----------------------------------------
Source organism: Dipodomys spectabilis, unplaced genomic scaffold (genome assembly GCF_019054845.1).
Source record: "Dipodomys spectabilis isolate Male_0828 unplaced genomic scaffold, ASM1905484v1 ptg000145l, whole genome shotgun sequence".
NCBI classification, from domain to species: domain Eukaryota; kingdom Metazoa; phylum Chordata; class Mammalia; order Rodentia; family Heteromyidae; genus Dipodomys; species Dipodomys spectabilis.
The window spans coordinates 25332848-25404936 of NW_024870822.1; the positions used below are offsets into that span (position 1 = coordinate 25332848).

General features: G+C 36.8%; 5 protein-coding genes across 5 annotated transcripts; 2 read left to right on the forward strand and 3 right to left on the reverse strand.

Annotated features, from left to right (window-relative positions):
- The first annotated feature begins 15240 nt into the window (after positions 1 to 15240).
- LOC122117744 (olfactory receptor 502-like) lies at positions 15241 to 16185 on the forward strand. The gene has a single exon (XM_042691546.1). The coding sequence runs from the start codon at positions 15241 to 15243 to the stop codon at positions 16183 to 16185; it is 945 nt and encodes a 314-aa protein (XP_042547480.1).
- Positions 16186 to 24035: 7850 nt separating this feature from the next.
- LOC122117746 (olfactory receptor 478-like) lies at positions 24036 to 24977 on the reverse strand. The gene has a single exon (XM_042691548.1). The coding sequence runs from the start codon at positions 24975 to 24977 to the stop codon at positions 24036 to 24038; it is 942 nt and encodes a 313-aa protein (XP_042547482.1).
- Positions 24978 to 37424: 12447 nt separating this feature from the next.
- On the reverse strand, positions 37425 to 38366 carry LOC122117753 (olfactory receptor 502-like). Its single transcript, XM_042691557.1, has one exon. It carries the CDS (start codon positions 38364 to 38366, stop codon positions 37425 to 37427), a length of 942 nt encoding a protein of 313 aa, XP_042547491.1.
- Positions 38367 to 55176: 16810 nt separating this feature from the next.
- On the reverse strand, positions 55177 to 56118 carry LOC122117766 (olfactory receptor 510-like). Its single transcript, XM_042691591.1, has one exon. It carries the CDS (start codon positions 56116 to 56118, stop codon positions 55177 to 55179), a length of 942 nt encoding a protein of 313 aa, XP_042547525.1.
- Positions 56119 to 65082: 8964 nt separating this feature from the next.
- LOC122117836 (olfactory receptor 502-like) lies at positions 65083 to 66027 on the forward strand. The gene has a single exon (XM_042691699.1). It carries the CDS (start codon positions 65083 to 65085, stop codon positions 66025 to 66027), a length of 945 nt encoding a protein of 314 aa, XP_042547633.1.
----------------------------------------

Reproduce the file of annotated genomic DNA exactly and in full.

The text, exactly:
Source organism: Dipodomys spectabilis, unplaced genomic scaffold (genome assembly GCF_019054845.1).
Source record: "Dipodomys spectabilis isolate Male_0828 unplaced genomic scaffold, ASM1905484v1 ptg000145l, whole genome shotgun sequence".
NCBI classification, from domain to species: domain Eukaryota; kingdom Metazoa; phylum Chordata; class Mammalia; order Rodentia; family Heteromyidae; genus Dipodomys; species Dipodomys spectabilis.
The window spans coordinates 25332848-25404936 of NW_024870822.1; the positions used below are offsets into that span (position 1 = coordinate 25332848).

General features: G+C 36.8%; 5 protein-coding genes across 5 annotated transcripts; 2 read left to right on the forward strand and 3 right to left on the reverse strand.

Annotated features, from left to right (window-relative positions):
- The first annotated feature begins 15240 nt into the window (after positions 1 to 15240).
- LOC122117744 (olfactory receptor 502-like) lies at positions 15241 to 16185 on the forward strand. The gene has a single exon (XM_042691546.1). The coding sequence runs from the start codon at positions 15241 to 15243 to the stop codon at positions 16183 to 16185; it is 945 nt and encodes a 314-aa protein (XP_042547480.1).
- Positions 16186 to 24035: 7850 nt separating this feature from the next.
- LOC122117746 (olfactory receptor 478-like) lies at positions 24036 to 24977 on the reverse strand. The gene has a single exon (XM_042691548.1). The coding sequence runs from the start codon at positions 24975 to 24977 to the stop codon at positions 24036 to 24038; it is 942 nt and encodes a 313-aa protein (XP_042547482.1).
- Positions 24978 to 37424: 12447 nt separating this feature from the next.
- On the reverse strand, positions 37425 to 38366 carry LOC122117753 (olfactory receptor 502-like). Its single transcript, XM_042691557.1, has one exon. It carries the CDS (start codon positions 38364 to 38366, stop codon positions 37425 to 37427), a length of 942 nt encoding a protein of 313 aa, XP_042547491.1.
- Positions 38367 to 55176: 16810 nt separating this feature from the next.
- On the reverse strand, positions 55177 to 56118 carry LOC122117766 (olfactory receptor 510-like). Its single transcript, XM_042691591.1, has one exon. It carries the CDS (start codon positions 56116 to 56118, stop codon positions 55177 to 55179), a length of 942 nt encoding a protein of 313 aa, XP_042547525.1.
- Positions 56119 to 65082: 8964 nt separating this feature from the next.
- LOC122117836 (olfactory receptor 502-like) lies at positions 65083 to 66027 on the forward strand. The gene has a single exon (XM_042691699.1). It carries the CDS (start codon positions 65083 to 65085, stop codon positions 66025 to 66027), a length of 945 nt encoding a protein of 314 aa, XP_042547633.1.